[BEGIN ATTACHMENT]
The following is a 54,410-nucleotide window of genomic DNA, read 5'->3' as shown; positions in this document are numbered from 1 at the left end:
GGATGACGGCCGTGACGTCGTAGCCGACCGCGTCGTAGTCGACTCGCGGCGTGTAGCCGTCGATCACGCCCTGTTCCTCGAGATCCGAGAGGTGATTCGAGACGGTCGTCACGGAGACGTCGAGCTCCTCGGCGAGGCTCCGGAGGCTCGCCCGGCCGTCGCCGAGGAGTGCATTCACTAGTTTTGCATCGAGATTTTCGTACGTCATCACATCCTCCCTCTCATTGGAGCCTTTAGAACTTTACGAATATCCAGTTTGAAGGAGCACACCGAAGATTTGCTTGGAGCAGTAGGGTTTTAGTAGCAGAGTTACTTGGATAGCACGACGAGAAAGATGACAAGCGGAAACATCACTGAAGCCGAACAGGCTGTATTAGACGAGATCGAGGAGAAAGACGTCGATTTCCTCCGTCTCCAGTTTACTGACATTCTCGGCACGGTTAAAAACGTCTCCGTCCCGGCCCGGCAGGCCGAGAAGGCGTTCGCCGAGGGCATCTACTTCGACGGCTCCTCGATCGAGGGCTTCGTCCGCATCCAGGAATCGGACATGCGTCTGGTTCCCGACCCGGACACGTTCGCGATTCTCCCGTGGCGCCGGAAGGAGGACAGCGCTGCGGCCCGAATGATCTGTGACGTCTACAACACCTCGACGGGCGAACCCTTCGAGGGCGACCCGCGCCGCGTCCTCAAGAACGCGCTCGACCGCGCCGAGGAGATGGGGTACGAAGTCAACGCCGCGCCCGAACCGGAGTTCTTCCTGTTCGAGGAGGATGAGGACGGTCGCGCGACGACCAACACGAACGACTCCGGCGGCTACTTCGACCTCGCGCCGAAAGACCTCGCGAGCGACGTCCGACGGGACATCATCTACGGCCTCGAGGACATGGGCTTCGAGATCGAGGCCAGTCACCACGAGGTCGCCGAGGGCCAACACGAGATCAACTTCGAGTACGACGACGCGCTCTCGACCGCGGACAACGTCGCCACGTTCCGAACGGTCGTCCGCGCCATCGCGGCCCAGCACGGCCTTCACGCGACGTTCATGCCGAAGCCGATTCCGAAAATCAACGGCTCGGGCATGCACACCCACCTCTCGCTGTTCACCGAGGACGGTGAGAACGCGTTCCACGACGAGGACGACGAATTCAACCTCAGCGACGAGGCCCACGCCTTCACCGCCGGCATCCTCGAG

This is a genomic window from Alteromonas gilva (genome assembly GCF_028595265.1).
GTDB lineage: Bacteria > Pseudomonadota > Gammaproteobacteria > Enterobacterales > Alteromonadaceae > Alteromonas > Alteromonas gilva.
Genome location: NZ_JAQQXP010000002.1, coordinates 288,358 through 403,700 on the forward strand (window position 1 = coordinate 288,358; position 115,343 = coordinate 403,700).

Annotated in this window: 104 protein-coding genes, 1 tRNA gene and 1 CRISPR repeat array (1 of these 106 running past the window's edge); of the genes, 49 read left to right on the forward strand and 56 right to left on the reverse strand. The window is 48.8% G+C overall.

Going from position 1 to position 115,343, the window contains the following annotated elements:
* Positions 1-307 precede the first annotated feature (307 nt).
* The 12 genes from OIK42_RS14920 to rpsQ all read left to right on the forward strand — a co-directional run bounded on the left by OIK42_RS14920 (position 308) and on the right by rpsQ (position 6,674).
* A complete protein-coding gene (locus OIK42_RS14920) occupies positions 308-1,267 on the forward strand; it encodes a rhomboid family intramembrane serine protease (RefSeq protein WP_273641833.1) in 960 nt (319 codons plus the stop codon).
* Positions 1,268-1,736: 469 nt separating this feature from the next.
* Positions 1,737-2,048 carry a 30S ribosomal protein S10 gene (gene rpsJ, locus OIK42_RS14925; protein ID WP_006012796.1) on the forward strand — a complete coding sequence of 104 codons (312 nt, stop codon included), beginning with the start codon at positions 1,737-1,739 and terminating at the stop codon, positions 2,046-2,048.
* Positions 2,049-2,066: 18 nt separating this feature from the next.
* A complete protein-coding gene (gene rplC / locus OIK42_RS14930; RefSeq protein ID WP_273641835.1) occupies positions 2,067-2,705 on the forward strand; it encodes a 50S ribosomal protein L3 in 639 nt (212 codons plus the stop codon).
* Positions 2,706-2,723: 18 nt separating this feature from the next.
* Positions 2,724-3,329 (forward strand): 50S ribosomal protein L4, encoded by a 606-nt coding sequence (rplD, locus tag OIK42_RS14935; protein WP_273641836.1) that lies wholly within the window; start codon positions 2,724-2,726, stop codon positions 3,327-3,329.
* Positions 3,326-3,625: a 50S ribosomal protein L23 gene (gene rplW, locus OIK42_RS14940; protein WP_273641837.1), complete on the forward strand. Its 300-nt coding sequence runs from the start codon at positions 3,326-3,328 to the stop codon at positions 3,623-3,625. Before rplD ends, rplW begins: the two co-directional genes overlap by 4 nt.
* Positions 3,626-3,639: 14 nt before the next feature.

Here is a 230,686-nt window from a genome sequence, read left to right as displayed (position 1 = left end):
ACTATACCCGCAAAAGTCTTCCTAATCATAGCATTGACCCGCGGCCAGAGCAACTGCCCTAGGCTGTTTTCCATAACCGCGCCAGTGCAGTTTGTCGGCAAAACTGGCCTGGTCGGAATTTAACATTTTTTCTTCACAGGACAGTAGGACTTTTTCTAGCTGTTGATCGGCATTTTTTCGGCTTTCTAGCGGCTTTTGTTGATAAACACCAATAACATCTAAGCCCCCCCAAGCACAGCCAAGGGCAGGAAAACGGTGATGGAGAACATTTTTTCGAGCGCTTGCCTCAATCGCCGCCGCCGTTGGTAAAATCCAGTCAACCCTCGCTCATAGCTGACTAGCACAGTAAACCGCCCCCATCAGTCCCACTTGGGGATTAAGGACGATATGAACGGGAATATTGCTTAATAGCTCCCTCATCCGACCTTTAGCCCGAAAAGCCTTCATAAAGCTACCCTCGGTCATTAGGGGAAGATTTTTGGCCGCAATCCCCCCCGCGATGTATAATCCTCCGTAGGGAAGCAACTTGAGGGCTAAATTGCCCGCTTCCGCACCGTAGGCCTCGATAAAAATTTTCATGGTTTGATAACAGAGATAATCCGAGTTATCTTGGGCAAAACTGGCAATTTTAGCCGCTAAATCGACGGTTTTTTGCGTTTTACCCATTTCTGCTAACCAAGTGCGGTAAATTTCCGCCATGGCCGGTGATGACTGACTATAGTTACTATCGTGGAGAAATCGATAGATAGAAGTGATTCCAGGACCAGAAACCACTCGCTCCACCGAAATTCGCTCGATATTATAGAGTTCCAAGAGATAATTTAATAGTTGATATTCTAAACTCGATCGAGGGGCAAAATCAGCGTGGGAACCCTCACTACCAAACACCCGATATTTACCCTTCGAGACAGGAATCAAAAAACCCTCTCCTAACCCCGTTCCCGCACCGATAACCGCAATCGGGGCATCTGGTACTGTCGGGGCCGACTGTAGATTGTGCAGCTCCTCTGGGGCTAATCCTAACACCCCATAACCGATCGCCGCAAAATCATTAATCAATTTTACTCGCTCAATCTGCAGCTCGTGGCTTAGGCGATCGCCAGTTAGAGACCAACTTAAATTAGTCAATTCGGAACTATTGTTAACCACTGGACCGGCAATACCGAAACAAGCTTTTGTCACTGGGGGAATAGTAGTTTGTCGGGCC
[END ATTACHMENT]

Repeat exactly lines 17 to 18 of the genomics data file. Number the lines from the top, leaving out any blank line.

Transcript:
* Positions 3,326-3,625: a 50S ribosomal protein L23 gene (gene rplW, locus OIK42_RS14940; protein WP_273641837.1), complete on the forward strand. Its 300-nt coding sequence runs from the start codon at positions 3,326-3,328 to the stop codon at positions 3,623-3,625. Before rplD ends, rplW begins: the two co-directional genes overlap by 4 nt.
* Positions 3,626-3,639: 14 nt before the next feature.